After disposing the occluder so as to close the opening or shunt, high-resolution CT-like images may again be obtained and reconstructed using the C-arm X-ray device, with or without contrast, so as to monitor the results of the therapy. Such images may be synchronized with the cardiac cycle by using EKG data.

Where the post-intervention outcome is satisfactory, the occluder placed in the shunt may be disconnected from the catheter guide wire, so as to remain in the shunt opening when the catheter is withdrawn from the patient. The catheter and other instruments that have been introduced into the patient may now be removed, and post-intervention procedures, as are known in medical arts, performed prior to moving the patient from the treatment suite to a recovery area. In some instances, an extracorporeal ultrasonic examination may be performed to further document the results of the treatment.

In a second workflow example, the aspects of positioning the patient, connecting appropriate instrumentation, puncturing a femoral vein and introducing a catheter may be performed as described in the first workflow example. The shunt size determination may be made by obtaining 3D CT-like images using the C-arm X-ray device, with and without administration of a contrast agent, and synchronizing the images with the cardiac cycle by the use of an EKG. The image data may be reconstructed using CT-type algorithms, as is known, and the volumetric data segmented so as to isolate such structures as the atria. The shunt size (typically, the diameter) may be measured directly from the segmented 3D images. In an alternative, an elastic balloon may be introduced or floated into the shunt region and the balloon expanded until the opening in the heart has been closed. The diameter of the balloon resulting in closure of the shunt may be measured from the 3D images.

Once the size and type of occluder has been determined using the imaging data, the occluder may be introduced into the patient using a catheter and venous access. The occluder may be guided to the appropriate position so as to close the opening using the integrated imaging suite. Acoustic, fluoroscopic and 3D data may be used as needed. Once the opening has been closed, and the results of the intervention confirmed, the remainder of the procedure may be performed in a manner similar to that described for the first workflow procedure.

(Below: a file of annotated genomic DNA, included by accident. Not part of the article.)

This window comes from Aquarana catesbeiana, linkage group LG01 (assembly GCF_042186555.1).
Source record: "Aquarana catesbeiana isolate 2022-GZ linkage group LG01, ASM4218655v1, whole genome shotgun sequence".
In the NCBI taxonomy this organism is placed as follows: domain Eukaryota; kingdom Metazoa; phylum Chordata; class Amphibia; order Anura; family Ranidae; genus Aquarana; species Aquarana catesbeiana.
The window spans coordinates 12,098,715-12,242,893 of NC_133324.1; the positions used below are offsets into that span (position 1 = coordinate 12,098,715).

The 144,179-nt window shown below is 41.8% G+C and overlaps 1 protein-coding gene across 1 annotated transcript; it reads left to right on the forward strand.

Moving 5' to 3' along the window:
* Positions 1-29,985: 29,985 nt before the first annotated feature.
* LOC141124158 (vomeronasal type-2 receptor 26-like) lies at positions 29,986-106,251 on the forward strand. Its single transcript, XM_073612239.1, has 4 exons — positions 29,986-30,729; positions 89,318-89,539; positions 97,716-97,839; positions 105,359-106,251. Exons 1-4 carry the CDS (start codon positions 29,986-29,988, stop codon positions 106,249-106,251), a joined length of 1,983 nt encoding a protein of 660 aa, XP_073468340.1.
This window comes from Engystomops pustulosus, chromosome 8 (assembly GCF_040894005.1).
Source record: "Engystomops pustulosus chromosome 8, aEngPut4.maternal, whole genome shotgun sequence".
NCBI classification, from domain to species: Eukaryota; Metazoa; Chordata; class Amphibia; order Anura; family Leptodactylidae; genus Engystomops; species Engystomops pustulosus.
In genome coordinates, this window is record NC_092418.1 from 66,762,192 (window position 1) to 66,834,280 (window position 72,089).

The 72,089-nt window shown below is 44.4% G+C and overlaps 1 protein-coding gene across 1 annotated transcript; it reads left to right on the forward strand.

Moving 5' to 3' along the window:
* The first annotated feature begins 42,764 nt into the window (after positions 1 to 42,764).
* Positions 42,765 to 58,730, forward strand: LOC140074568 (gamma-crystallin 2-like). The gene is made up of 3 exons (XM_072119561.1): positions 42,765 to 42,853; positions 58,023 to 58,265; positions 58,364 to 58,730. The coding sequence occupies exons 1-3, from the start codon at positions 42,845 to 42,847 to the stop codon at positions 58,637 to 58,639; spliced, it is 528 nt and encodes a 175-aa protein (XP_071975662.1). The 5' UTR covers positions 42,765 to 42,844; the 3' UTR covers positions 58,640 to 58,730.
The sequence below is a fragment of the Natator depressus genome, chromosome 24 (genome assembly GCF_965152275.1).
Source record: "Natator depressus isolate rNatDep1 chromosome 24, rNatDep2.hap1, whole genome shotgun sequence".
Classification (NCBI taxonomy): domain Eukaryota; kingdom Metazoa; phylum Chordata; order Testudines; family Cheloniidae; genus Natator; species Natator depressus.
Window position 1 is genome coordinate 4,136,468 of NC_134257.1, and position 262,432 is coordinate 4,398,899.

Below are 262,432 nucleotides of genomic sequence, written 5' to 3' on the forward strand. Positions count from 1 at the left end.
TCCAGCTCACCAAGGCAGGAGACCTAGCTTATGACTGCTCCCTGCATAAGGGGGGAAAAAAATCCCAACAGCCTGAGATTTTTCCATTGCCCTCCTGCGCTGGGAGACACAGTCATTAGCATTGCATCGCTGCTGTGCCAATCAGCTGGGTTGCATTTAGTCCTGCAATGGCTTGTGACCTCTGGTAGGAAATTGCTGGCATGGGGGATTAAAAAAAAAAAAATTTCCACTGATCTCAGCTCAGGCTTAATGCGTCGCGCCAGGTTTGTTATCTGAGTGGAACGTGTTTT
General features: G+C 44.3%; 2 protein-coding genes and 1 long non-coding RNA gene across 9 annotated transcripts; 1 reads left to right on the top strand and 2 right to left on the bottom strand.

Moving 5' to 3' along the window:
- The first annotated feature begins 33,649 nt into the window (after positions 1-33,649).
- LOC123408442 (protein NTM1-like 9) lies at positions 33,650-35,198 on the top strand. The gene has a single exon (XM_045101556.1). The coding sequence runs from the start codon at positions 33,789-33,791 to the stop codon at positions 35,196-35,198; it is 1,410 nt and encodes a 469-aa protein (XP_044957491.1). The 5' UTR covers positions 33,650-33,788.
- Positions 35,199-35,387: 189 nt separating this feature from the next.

In a third example, the aspects of positioning the patient, connecting appropriate instrumentation, puncturing a femoral vein and introducing a catheter may be performed as described in the first or second workflow examples, including the steps of determining the size and type of occluder to be used in the interventional treatment.

The occluder may be located with respect to the patient and with respect to one or more position sensors, which may use acoustic or magnetic sensing so as to locate the position of the occluder. The occluder may be guided to the position of the heart opening to be closed using the position sensors and one or more of the image sensors, and positioned so as to close the opening using one or more of the imaging sensors.

Once the opening has been closed, the remainder of the interventional workflow procedure may be performed in a manner similar to the first and the second workflow examples.

The workflows examples described provide an efficient and rapid procedure for closing diseased openings in a patient heart, and may be selected either pre-interventionally or intra-interventionally, as the circumstances may indicate.

To illustrate a workflow in more detail, a top-level flow chart is shown in FIG. 2. The interventional procedure 500 commences by moving the patient to the treatment equipment suite (step 510), followed by connecting the appropriate monitoring equipment, which may include an EKG, and vital functions monitor, or the like (step 520). A catheter is introduced (step 530) into the patient, and the imaging modality suite used to obtain images (step 540) for use in determining the type and size of occluder to be used (step 550). The occluder may be emplaced in the patient (step 560) using the imaging modality suite, and acoustic or magnetic positioning devices may be used to assist in the navigation of the occluder to the site of the heart opening. After the occluder has been emplaced and the heart opening has been closed, the imaging suite may be used to monitor the results so as to determine if the procedure has been successful (step 570). When the interventional procedure has been completed, the catheter and any other equipment may be either removed from the patient body, or disconnected therefrom, and post-intervention procedures performed (580), which ends with the transfer of the patient from the therapy unit.

While the workflows and methods disclosed herein have been described and shown with reference to particular steps performed in a particular order, it will be understood that these steps may be combined, sub-divided, or reordered to from an equivalent workflow method without departing from the teachings of the present invention. Accordingly, unless specifically indicated herein, the order and grouping of steps is not a limitation of the present invention.

Although only a few exemplary embodiments of this invention have been described in detail above, those skilled in the art will readily appreciate that many modifications are possible in the exemplary embodiments without materially departing from the novel teachings and advantages of the invention. Accordingly, all such modifications are intended to be included within the scope of this invention as set forth in the following claims.